Since then, the Styndls have been inspired not only to buy an annual pass, but to put it to constant use.

"We visited so many," Jane said. "We're continuing to do it about every week."

They have been to Jay Cooke State Park in Carlton, Minneopa State Park in Mankato, Nerstrand Big Woods State Park near Faribault, Itasca State Park in Park Rapids, Banning State Park in Sandstone and Charles Lindbergh State Park in Little Falls. They had nothing but good things to say about the program.

"I would encourage everybody to give it a try," Jane said. "It isn't just good for young people. Every age can enjoy it. There's something for everybody. The waterfalls are incredible. You have to go east and west, but my overall impression is it's great for families."


The park pass program is just a pilot program this year, but Beto hopes the immense success will make it an annual program. She hopes more passes would become available since each system only has a limited number of passes available at any time. Pine River Public Library, for example, has only one pass, meaning it can only be used by one person or group per week.

"We're pretty sure it's going to be a program that continues. It's working. It's getting people out there," Beto said.

"I think it would be wonderful," Hall said. "The more people we can get into the outdoors and accessing our state parks, the better. They're for everyone. It can only be a value added situation."

And that's not all. The Pine River Public Library doesn't just have park passes. In addition to all the books about outdoor activities - including nature guides, tree identification guides, bird guides and books and magazines about hunting and outdoor living - a Kitchigami library card can grant holders access to outdoor gear.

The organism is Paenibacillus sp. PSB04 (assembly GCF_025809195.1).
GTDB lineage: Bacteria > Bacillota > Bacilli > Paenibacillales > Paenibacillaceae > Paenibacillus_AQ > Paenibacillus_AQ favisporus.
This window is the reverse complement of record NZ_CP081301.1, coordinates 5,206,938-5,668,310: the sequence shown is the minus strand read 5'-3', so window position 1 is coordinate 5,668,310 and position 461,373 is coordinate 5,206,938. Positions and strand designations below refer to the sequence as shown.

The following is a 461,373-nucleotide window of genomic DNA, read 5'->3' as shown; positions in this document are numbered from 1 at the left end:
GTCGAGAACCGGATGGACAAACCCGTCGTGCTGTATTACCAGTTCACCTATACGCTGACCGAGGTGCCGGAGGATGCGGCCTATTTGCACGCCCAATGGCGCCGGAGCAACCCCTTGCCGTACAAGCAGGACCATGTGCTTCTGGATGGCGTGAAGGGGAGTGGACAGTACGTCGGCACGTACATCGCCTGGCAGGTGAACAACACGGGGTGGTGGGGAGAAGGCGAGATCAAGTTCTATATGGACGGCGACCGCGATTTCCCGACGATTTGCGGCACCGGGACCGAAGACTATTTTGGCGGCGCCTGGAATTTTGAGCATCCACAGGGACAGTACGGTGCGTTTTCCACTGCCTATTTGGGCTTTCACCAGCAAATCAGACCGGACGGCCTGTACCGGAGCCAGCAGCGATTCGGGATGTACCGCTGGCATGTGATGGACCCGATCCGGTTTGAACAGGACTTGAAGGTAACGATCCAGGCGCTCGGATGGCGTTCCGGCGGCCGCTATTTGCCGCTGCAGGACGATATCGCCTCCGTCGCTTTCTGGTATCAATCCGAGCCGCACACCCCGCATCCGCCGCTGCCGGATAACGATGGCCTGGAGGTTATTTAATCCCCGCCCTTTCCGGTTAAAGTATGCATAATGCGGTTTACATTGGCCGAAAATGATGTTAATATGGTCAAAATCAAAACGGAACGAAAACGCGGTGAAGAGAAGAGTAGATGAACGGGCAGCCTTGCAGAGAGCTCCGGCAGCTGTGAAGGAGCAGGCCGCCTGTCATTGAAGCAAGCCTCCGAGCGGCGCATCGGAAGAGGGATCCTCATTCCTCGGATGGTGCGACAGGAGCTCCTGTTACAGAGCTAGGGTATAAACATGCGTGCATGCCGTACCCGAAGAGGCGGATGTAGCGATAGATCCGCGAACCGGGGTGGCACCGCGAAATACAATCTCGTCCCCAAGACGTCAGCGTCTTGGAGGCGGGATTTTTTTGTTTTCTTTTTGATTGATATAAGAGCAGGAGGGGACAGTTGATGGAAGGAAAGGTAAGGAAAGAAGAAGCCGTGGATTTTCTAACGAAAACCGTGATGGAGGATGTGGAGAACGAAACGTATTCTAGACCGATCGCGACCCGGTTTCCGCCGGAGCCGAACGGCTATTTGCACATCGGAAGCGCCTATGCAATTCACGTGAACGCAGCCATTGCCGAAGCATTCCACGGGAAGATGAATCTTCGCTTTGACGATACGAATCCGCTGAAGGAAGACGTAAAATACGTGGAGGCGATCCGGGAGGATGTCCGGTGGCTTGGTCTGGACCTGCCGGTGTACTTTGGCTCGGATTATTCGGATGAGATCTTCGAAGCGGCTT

For those who can't completely disconnect when they are at the cabin or camping, there's the mobile Wi-Fi hotspot.

For more traditional outdoor enthusiasts, the library has long lent life jackets.

"It's mainly the children's life jackets that have been used," Beto said. "Grandkids are coming up and they are going to take them on a boat, so they come up and use a lifejacket. It's great because that's what they're here for."

This program, which Beto said has been at the library since long before she started as branch manager, may have been the inspiration for the library's goal of expanding its outdoor gear supply. They have written grants and are awaiting new opportunities to apply for funding to provide card holders with access to items like GPS devices for hiking or geocaching, fishing rods, tackle, camping supplies and possibly more.


The Pine River Public Library is not alone in this effort. The Bemidji Public Library not only has a park pass, but outdoor story time, a gardening club and is partnered with the city's parks and recreation department.

The Brainerd Public Library has monthly presentations by local master gardeners, sidewalk chalk, a garden with edible fruits, an outdoor story walk, outdoor musical instruments and maps for self-guided outdoor tours.

The Walker Public Library is part of the Walker Rocks program, similar to the national Kindness Rocks program, which encourages children to hide painted rocks outside as they travel. The library also distributes historic walking trail maps of the area.